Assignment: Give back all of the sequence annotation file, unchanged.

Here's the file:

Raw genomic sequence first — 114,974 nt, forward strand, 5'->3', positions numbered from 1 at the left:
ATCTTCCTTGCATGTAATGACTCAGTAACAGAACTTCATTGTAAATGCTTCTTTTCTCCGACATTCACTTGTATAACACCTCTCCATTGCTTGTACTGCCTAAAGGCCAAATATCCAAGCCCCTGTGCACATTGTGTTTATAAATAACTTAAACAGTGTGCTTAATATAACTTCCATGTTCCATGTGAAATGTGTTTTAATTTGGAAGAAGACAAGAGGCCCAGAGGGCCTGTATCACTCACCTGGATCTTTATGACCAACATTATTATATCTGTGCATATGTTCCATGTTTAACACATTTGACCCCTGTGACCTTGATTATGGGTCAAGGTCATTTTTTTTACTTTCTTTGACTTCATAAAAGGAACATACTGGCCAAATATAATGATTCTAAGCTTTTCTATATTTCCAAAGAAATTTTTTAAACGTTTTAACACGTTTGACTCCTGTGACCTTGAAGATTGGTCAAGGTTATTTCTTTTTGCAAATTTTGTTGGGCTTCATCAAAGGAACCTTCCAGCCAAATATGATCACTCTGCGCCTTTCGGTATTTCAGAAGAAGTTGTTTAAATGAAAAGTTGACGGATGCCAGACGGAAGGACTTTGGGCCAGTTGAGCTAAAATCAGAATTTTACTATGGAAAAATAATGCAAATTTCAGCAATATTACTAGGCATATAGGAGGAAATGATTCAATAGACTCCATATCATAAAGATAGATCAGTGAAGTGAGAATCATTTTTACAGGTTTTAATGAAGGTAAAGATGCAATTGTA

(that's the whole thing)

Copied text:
Raw genomic sequence first — 114,974 nt, forward strand, 5'->3', positions numbered from 1 at the left:
ATCTTCCTTGCATGTAATGACTCAGTAACAGAACTTCATTGTAAATGCTTCTTTTCTCCGACATTCACTTGTATAACACCTCTCCATTGCTTGTACTGCCTAAAGGCCAAATATCCAAGCCCCTGTGCACATTGTGTTTATAAATAACTTAAACAGTGTGCTTAATATAACTTCCATGTTCCATGTGAAATGTGTTTTAATTTGGAAGAAGACAAGAGGCCCAGAGGGCCTGTATCACTCACCTGGATCTTTATGACCAACATTATTATATCTGTGCATATGTTCCATGTTTAACACATTTGACCCCTGTGACCTTGATTATGGGTCAAGGTCATTTTTTTTACTTTCTTTGACTTCATAAAAGGAACATACTGGCCAAATATAATGATTCTAAGCTTTTCTATATTTCCAAAGAAATTTTTTAAACGTTTTAACACGTTTGACTCCTGTGACCTTGAAGATTGGTCAAGGTTATTTCTTTTTGCAAATTTTGTTGGGCTTCATCAAAGGAACCTTCCAGCCAAATATGATCACTCTGCGCCTTTCGGTATTTCAGAAGAAGTTGTTTAAATGAAAAGTTGACGGATGCCAGACGGAAGGACTTTGGGCCAGTTGAGCTAAAATCAGAATTTTACTATGGAAAAATAATGCAAATTTCAGCAATATTACTAGGCATATAGGAGGAAATGATTCAATAGACTCCATATCATAAAGATAGATCAGTGAAGTGAGAATCATTTTTACAGGTTTTAATGAAGGTAAAGATGCAATTGTA